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Final report from Tucson

We are just about ready to launch, and it feels strange. The house is at last usable, mostly. We finally got running water in the sinks just two days ago. We have window shades, working plumbing, beds, reading lamps, and a couch — things that make a house habitable. We have friendly relationships with our neighbors, paid-up real estate taxes, and flowers on the grapefruit tree. So why are we leaving?

Because life is calling. Because we can. There are things out there that we haven’t seen, people we haven’t met, and experiences we can’t even imagine, if we just break away from the status quo, the comfortable house, and the safe backyard, to find them. At any moment something might change to prevent us from being able to get away (school, health, money). We’ve got this opportunity and who knows how long it will last?

But I have to admit that I am sorry to leave this soon. This is one of the perfect seasons in Tucson, and will continue to be for another couple of weeks, at least. The weather has been spectacular, the hiking is prime, everyone’s in a great mood, and there are dozens of great things to do all over the area. I’d like to stay and enjoy it all, and the house, for just a little longer, but choices had to be made and we have already stayed much longer than we had originally planned.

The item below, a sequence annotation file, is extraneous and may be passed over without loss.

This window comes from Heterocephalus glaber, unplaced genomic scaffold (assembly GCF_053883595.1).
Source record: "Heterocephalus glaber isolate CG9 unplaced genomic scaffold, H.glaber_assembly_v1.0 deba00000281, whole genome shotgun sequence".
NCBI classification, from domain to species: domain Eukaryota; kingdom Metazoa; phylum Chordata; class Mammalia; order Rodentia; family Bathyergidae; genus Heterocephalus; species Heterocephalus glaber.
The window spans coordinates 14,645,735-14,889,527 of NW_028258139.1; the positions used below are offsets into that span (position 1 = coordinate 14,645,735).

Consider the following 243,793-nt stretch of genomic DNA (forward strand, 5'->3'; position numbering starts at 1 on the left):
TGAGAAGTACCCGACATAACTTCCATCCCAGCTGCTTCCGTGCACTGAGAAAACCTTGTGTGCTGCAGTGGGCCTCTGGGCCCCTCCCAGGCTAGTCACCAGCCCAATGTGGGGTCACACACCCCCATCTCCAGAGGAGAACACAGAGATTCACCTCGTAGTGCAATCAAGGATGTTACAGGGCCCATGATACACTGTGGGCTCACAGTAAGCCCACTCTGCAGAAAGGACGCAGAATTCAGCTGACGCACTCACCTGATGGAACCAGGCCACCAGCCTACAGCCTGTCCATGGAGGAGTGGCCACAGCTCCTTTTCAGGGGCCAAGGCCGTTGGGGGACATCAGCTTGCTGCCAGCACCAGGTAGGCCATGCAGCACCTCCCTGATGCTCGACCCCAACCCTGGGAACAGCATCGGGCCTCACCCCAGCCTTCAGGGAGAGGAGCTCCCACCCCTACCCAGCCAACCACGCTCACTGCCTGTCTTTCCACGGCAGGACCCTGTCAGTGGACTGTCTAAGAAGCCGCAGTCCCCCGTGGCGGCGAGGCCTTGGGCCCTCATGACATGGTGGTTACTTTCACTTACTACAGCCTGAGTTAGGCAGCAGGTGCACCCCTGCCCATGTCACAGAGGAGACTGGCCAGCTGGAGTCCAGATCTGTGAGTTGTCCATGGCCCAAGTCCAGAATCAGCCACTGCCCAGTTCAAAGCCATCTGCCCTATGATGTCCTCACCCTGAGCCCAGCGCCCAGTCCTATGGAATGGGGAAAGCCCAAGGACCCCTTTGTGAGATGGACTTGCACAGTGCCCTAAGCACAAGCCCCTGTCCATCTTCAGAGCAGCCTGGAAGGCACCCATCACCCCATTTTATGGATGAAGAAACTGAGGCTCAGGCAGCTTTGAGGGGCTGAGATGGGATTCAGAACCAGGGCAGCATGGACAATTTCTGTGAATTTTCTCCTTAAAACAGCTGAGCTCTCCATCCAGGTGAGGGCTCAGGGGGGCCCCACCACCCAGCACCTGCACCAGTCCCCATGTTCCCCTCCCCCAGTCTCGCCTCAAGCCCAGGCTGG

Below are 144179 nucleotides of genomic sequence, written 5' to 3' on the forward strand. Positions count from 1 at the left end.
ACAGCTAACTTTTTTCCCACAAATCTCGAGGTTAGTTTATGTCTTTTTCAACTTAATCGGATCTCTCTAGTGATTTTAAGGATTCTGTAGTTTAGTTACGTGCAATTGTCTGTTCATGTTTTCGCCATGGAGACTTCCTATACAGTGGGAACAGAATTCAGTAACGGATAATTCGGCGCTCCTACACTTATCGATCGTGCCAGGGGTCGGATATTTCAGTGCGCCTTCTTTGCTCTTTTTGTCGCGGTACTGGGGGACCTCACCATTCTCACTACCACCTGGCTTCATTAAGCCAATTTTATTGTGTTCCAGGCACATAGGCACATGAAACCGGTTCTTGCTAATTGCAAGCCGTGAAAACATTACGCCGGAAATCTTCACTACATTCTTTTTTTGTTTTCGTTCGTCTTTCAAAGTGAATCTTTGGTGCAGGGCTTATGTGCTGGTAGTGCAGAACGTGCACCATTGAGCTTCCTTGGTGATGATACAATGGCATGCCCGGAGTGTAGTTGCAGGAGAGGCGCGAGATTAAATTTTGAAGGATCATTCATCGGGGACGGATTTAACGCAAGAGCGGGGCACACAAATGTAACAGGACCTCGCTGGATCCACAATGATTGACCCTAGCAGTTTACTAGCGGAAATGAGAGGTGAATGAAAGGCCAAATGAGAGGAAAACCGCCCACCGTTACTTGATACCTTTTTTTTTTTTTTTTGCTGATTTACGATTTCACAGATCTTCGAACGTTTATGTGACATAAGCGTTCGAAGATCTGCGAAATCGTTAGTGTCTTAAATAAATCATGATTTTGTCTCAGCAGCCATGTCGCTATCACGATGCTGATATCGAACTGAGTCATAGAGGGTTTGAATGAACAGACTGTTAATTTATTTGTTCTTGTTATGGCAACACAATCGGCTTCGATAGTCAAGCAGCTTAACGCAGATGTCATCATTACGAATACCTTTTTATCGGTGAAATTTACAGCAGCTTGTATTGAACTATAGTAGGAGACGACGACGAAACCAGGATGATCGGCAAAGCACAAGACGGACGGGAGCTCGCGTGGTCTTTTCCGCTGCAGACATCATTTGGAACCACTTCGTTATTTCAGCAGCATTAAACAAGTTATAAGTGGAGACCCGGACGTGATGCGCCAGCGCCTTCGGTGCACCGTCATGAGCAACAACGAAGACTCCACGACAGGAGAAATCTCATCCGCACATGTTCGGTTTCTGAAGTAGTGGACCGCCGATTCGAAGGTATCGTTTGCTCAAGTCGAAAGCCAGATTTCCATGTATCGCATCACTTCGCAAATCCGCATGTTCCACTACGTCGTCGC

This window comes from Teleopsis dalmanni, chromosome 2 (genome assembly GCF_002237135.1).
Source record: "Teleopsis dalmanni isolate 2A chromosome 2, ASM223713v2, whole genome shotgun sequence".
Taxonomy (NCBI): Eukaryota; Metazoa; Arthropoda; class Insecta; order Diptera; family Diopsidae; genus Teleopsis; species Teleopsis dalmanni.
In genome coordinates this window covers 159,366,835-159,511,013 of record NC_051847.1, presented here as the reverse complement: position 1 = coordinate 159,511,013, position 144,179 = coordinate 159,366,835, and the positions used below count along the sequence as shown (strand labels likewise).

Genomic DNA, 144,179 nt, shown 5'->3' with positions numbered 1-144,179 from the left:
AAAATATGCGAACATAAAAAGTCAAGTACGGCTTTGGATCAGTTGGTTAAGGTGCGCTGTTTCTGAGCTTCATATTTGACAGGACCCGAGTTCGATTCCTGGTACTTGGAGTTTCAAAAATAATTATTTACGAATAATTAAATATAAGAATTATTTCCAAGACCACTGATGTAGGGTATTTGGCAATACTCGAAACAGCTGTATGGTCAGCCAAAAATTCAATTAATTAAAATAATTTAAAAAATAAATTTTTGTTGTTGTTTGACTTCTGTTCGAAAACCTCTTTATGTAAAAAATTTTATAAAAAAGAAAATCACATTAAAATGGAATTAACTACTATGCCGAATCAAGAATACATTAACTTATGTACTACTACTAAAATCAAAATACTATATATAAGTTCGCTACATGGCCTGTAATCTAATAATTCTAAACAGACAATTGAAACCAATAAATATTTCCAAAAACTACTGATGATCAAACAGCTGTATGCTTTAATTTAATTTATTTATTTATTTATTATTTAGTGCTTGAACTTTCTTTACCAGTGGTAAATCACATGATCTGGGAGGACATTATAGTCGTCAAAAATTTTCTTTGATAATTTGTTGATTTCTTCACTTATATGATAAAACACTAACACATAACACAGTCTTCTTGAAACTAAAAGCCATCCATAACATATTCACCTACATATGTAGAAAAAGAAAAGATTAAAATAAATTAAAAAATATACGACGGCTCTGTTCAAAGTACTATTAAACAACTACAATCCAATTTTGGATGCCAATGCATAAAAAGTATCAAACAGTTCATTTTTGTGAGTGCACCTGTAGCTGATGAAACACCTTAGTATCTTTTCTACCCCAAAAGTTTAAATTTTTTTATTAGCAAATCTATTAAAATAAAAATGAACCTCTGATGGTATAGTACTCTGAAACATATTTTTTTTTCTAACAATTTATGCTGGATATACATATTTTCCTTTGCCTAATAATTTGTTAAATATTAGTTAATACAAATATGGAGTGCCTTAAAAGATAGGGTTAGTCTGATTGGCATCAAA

The delay in departure has meant a few things have fallen off our travel itinerary. Padre Island in Texas got dropped. Our service stop in Weatherford TX at Roger Williams Airstream got dropped. We cut a week out of our Florida stopover, and shortened Big Bend National Park from 7-8 days to just 4-5 days. We’ll probably skip right through GA and SC to get to NC’s Outer Banks. You can never escape the imperative of compromise.

Today I completed 90% of my departure checklist and found a little time to do some trip planning. I use Mapquest to rough out the route, then pick out spots we want to visit and people we want to see. I was surprised that I had the temptation to make reservations at various state parks along the way. In the south, it is still high season at many places (through mid-April or even mid-May depending on location), and so reservations aren’t a bad idea. But as I’ve written before, we find that reservations tend to force into an overly-rigid schedule. So I didn’t make any reservations at all.

I think my temptation stemmed from having been off the road so long. Sitting still for a long time, confidence begins to erode and the creeping demon of “What If” begins to invade my brain. What if we get somewhere and the campground is full? What if we are 80 miles from the next decent spot (a distinct possibility in west Texas)? Then I remember, we’ve dealt with those things many times in the past. No matter where we go, we’ll still have our home and everything we need right behind us. We don’t need a campground, we just need somewhere to park. Everything else just adds to the adventure …